Student Scholar Symposium Abstracts and Posters
I personally believe that anyone can be a performer so long as they have the determination, dedication, and refuse to take no for an answer. There are all kinds of training out there designed to help turn hopeful wannabes into the “stars” that we know them as, however, not every “star” we see has had this kind of training. We often hear of young actors like Jennifer Lawrence hailed for their “natural talent”. Does this mean there’s some kind of birth-right, a specific natural inclination or ability that makes someone a potentially great actor from the start? I will refer to this phenomenon as “natural talent”. In contrast stands “cultivatable talent” a talent which wasn’t necessarily a gift from the acting gods, but perhaps someone who started out with little promise and was able to acquire skills that could make them into a powerful actor. If the latter scenario exists, is there any kind of cap or ceiling to how much they can learn? My thesis will investigate the several different schools that I referenced above, a BA/BFA liberal arts program, an acting specific studio of one school of thought, an acting specific academy, and genre specific training (for my purposes I will investigate improvisational comedy training), investigating to what extent each of them is cultivating talent that didn’t come “natural” or merely honing natural talent that already existed on its own and as a result discover whether or not truly anyone can become a great actor.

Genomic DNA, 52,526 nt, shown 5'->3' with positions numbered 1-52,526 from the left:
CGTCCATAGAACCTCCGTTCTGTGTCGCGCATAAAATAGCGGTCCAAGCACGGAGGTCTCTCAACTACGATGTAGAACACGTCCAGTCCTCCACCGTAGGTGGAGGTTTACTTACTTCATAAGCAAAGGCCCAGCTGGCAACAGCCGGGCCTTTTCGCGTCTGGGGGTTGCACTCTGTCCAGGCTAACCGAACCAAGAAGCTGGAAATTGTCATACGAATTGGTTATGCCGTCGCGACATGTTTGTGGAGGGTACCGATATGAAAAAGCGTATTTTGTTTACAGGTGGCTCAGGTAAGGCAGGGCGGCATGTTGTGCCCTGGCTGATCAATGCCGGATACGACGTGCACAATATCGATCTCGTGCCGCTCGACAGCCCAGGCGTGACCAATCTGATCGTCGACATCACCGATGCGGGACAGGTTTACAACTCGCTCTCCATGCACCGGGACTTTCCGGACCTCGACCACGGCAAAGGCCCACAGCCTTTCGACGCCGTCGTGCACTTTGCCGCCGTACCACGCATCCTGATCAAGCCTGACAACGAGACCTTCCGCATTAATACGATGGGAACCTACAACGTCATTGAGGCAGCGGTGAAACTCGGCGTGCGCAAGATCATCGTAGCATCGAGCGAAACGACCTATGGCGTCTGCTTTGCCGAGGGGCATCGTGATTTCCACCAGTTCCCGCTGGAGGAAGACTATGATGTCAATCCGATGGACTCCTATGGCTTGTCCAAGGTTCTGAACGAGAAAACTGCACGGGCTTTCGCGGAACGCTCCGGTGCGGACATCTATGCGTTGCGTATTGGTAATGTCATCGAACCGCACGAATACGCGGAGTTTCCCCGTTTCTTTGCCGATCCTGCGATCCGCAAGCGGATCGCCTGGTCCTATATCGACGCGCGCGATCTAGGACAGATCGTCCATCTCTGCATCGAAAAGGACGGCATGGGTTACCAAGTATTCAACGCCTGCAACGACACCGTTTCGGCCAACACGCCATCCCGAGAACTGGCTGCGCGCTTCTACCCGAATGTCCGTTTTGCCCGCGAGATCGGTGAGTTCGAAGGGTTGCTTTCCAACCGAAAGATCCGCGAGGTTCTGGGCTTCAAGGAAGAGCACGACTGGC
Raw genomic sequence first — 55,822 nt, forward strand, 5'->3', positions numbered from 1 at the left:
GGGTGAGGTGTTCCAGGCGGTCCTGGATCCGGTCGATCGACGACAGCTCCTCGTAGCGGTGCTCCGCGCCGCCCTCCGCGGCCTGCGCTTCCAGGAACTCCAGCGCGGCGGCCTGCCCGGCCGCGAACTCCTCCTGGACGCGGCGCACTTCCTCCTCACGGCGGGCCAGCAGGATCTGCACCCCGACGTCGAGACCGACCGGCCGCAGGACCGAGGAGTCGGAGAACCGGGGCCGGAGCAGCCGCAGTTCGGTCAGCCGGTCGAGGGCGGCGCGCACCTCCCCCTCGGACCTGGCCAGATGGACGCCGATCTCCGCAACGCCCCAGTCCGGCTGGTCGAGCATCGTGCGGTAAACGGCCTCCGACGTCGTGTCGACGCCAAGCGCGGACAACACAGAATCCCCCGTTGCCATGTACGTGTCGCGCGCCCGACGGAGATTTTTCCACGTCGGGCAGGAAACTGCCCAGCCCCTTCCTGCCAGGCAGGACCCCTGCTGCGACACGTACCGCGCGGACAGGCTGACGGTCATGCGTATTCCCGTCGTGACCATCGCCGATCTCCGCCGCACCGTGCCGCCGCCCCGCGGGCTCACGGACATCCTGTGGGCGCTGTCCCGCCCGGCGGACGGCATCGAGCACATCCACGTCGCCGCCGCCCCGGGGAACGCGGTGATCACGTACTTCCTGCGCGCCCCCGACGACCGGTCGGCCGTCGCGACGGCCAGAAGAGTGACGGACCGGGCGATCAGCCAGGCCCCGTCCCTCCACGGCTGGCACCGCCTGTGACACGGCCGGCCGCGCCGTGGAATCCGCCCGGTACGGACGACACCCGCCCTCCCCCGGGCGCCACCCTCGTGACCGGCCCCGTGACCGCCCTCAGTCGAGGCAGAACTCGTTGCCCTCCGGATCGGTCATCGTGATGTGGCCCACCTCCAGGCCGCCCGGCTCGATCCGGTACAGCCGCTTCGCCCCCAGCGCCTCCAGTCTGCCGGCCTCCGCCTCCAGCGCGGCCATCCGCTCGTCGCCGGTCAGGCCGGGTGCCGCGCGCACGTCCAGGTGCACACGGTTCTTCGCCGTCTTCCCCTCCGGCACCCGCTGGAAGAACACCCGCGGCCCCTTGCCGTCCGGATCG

Stiffelman, Ryan, "Cognitive Neurosciene and Its Applications to Contemporary Acting Theory" (2014). Student Scholar Symposium Abstracts and Posters. 56.
Presented at the Fall 2014 Undergraduate Student Research Day at Chapman University.